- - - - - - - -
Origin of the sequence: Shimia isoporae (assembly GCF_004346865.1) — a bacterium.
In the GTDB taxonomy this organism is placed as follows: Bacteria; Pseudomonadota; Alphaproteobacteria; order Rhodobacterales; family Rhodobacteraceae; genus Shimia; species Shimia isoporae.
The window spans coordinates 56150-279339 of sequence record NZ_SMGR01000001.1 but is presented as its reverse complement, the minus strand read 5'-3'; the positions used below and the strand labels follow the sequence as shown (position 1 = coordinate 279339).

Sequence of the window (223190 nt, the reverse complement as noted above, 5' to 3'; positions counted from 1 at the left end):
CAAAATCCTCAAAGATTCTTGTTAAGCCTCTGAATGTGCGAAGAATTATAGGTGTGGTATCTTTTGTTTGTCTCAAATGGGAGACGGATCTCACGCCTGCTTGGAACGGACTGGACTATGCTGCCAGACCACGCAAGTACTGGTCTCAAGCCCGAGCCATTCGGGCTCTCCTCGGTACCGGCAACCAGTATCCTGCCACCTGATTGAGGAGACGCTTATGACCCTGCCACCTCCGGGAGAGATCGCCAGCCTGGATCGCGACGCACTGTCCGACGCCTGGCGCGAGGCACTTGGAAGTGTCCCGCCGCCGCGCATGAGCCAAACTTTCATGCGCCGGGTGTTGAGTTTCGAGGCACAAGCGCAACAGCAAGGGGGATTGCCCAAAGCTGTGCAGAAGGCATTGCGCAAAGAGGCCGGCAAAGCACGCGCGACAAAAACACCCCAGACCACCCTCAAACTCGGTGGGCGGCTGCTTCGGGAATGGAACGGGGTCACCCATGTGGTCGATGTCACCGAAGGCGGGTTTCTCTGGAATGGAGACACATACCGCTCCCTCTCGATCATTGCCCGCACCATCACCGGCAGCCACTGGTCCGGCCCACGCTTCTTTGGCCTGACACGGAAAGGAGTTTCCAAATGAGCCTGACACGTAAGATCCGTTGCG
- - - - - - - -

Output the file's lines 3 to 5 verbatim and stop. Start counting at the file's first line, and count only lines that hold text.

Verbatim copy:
The window spans coordinates 56150-279339 of sequence record NZ_SMGR01000001.1 but is presented as its reverse complement, the minus strand read 5'-3'; the positions used below and the strand labels follow the sequence as shown (position 1 = coordinate 279339).

Sequence of the window (223190 nt, the reverse complement as noted above, 5' to 3'; positions counted from 1 at the left end):
CAAAATCCTCAAAGATTCTTGTTAAGCCTCTGAATGTGCGAAGAATTATAGGTGTGGTATCTTTTGTTTGTCTCAAATGGGAGACGGATCTCACGCCTGCTTGGAACGGACTGGACTATGCTGCCAGACCACGCAAGTACTGGTCTCAAGCCCGAGCCATTCGGGCTCTCCTCGGTACCGGCAACCAGTATCCTGCCACCTGATTGAGGAGACGCTTATGACCCTGCCACCTCCGGGAGAGATCGCCAGCCTGGATCGCGACGCACTGTCCGACGCCTGGCGCGAGGCACTTGGAAGTGTCCCGCCGCCGCGCATGAGCCAAACTTTCATGCGCCGGGTGTTGAGTTTCGAGGCACAAGCGCAACAGCAAGGGGGATTGCCCAAAGCTGTGCAGAAGGCATTGCGCAAAGAGGCCGGCAAAGCACGCGCGACAAAAACACCCCAGACCACCCTCAAACTCGGTGGGCGGCTGCTTCGGGAATGGAACGGGGTCACCCATGTGGTCGATGTCACCGAAGGCGGGTTTCTCTGGAATGGAGACACATACCGCTCCCTCTCGATCATTGCCCGCACCATCACCGGCAGCCACTGGTCCGGCCCACGCTTCTTTGGCCTGACACGGAAAGGAGTTTCCAAATGAGCCTGACACGTAAGATCCGTTGCG